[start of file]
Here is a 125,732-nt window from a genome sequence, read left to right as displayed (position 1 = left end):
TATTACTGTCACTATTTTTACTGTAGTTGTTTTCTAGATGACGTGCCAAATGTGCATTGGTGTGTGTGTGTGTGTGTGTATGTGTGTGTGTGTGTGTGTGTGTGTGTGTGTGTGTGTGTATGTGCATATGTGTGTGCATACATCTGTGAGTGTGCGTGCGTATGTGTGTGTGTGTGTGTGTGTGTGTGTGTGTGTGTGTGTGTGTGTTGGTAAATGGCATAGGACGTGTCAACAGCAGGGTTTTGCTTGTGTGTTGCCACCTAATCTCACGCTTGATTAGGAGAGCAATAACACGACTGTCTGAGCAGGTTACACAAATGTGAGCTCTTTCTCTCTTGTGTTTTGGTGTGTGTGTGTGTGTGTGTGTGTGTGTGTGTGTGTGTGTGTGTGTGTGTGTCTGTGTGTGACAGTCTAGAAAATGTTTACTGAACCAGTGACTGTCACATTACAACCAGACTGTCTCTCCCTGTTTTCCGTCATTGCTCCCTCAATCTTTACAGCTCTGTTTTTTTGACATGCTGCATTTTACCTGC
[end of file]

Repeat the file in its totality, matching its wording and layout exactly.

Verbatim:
Here is a 125,732-nt window from a genome sequence, read left to right as displayed (position 1 = left end):
TATTACTGTCACTATTTTTACTGTAGTTGTTTTCTAGATGACGTGCCAAATGTGCATTGGTGTGTGTGTGTGTGTGTGTATGTGTGTGTGTGTGTGTGTGTGTGTGTGTGTGTGTGTGTATGTGCATATGTGTGTGCATACATCTGTGAGTGTGCGTGCGTATGTGTGTGTGTGTGTGTGTGTGTGTGTGTGTGTGTGTGTGTGTGTTGGTAAATGGCATAGGACGTGTCAACAGCAGGGTTTTGCTTGTGTGTTGCCACCTAATCTCACGCTTGATTAGGAGAGCAATAACACGACTGTCTGAGCAGGTTACACAAATGTGAGCTCTTTCTCTCTTGTGTTTTGGTGTGTGTGTGTGTGTGTGTGTGTGTGTGTGTGTGTGTGTGTGTGTGTGTGTCTGTGTGTGACAGTCTAGAAAATGTTTACTGAACCAGTGACTGTCACATTACAACCAGACTGTCTCTCCCTGTTTTCCGTCATTGCTCCCTCAATCTTTACAGCTCTGTTTTTTTGACATGCTGCATTTTACCTGC